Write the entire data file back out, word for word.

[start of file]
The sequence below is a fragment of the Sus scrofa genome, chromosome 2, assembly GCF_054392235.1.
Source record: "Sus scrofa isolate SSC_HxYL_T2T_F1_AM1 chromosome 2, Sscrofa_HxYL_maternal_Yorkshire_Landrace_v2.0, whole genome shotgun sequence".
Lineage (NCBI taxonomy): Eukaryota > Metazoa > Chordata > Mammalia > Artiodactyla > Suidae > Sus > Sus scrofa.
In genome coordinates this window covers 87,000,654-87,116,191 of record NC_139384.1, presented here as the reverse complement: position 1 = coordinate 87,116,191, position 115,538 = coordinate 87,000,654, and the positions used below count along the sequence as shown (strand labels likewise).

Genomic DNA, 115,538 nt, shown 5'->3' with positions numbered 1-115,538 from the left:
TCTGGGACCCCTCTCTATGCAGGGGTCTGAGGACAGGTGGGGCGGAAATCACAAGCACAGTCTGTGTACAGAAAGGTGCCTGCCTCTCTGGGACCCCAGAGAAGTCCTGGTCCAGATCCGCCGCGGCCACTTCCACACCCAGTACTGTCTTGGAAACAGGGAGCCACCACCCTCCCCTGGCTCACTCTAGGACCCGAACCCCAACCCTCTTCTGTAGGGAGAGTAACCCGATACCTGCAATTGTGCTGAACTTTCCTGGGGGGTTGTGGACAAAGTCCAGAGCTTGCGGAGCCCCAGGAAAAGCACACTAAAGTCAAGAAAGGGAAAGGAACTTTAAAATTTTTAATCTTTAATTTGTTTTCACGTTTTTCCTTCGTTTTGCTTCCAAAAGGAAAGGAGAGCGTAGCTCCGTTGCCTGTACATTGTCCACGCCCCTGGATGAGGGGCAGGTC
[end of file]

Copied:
The sequence below is a fragment of the Sus scrofa genome, chromosome 2, assembly GCF_054392235.1.
Source record: "Sus scrofa isolate SSC_HxYL_T2T_F1_AM1 chromosome 2, Sscrofa_HxYL_maternal_Yorkshire_Landrace_v2.0, whole genome shotgun sequence".
Lineage (NCBI taxonomy): Eukaryota > Metazoa > Chordata > Mammalia > Artiodactyla > Suidae > Sus > Sus scrofa.
In genome coordinates this window covers 87,000,654-87,116,191 of record NC_139384.1, presented here as the reverse complement: position 1 = coordinate 87,116,191, position 115,538 = coordinate 87,000,654, and the positions used below count along the sequence as shown (strand labels likewise).

Genomic DNA, 115,538 nt, shown 5'->3' with positions numbered 1-115,538 from the left:
TCTGGGACCCCTCTCTATGCAGGGGTCTGAGGACAGGTGGGGCGGAAATCACAAGCACAGTCTGTGTACAGAAAGGTGCCTGCCTCTCTGGGACCCCAGAGAAGTCCTGGTCCAGATCCGCCGCGGCCACTTCCACACCCAGTACTGTCTTGGAAACAGGGAGCCACCACCCTCCCCTGGCTCACTCTAGGACCCGAACCCCAACCCTCTTCTGTAGGGAGAGTAACCCGATACCTGCAATTGTGCTGAACTTTCCTGGGGGGTTGTGGACAAAGTCCAGAGCTTGCGGAGCCCCAGGAAAAGCACACTAAAGTCAAGAAAGGGAAAGGAACTTTAAAATTTTTAATCTTTAATTTGTTTTCACGTTTTTCCTTCGTTTTGCTTCCAAAAGGAAAGGAGAGCGTAGCTCCGTTGCCTGTACATTGTCCACGCCCCTGGATGAGGGGCAGGTC